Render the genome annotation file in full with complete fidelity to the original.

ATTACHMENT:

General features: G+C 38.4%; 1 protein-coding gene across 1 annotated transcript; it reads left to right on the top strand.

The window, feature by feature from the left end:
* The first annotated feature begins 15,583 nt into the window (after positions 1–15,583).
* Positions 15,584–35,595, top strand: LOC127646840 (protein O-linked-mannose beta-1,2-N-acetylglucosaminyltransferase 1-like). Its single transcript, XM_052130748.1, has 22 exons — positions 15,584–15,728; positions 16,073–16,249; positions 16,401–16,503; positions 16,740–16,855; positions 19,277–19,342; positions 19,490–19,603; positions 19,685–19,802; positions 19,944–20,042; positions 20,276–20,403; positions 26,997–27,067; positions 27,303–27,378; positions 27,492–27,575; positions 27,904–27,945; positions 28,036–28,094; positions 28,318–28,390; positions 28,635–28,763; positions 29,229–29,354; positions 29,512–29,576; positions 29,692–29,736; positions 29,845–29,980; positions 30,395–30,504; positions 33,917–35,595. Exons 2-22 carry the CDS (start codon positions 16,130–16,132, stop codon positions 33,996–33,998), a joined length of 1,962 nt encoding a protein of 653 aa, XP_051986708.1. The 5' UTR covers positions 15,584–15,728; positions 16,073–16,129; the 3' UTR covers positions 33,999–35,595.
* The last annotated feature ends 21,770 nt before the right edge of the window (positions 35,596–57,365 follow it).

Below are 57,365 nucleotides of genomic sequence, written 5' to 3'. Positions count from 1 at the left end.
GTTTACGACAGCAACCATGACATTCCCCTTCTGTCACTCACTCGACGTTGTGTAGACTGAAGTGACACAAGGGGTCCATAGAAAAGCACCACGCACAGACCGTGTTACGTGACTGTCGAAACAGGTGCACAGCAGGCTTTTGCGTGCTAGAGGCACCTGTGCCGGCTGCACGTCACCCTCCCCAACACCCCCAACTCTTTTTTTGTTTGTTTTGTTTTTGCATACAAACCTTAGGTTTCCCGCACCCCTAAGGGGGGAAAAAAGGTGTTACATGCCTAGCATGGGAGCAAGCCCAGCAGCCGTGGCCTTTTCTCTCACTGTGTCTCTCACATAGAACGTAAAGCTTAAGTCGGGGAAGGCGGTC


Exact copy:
General features: G+C 38.4%; 1 protein-coding gene across 1 annotated transcript; it reads left to right on the top strand.

The window, feature by feature from the left end:
* The first annotated feature begins 15,583 nt into the window (after positions 1–15,583).
* Positions 15,584–35,595, top strand: LOC127646840 (protein O-linked-mannose beta-1,2-N-acetylglucosaminyltransferase 1-like). Its single transcript, XM_052130748.1, has 22 exons — positions 15,584–15,728; positions 16,073–16,249; positions 16,401–16,503; positions 16,740–16,855; positions 19,277–19,342; positions 19,490–19,603; positions 19,685–19,802; positions 19,944–20,042; positions 20,276–20,403; positions 26,997–27,067; positions 27,303–27,378; positions 27,492–27,575; positions 27,904–27,945; positions 28,036–28,094; positions 28,318–28,390; positions 28,635–28,763; positions 29,229–29,354; positions 29,512–29,576; positions 29,692–29,736; positions 29,845–29,980; positions 30,395–30,504; positions 33,917–35,595. Exons 2-22 carry the CDS (start codon positions 16,130–16,132, stop codon positions 33,996–33,998), a joined length of 1,962 nt encoding a protein of 653 aa, XP_051986708.1. The 5' UTR covers positions 15,584–15,728; positions 16,073–16,129; the 3' UTR covers positions 33,999–35,595.
* The last annotated feature ends 21,770 nt before the right edge of the window (positions 35,596–57,365 follow it).

Below are 57,365 nucleotides of genomic sequence, written 5' to 3'. Positions count from 1 at the left end.
GTTTACGACAGCAACCATGACATTCCCCTTCTGTCACTCACTCGACGTTGTGTAGACTGAAGTGACACAAGGGGTCCATAGAAAAGCACCACGCACAGACCGTGTTACGTGACTGTCGAAACAGGTGCACAGCAGGCTTTTGCGTGCTAGAGGCACCTGTGCCGGCTGCACGTCACCCTCCCCAACACCCCCAACTCTTTTTTTGTTTGTTTTGTTTTTGCATACAAACCTTAGGTTTCCCGCACCCCTAAGGGGGGAAAAAAGGTGTTACATGCCTAGCATGGGAGCAAGCCCAGCAGCCGTGGCCTTTTCTCTCACTGTGTCTCTCACATAGAACGTAAAGCTTAAGTCGGGGAAGGCGGTC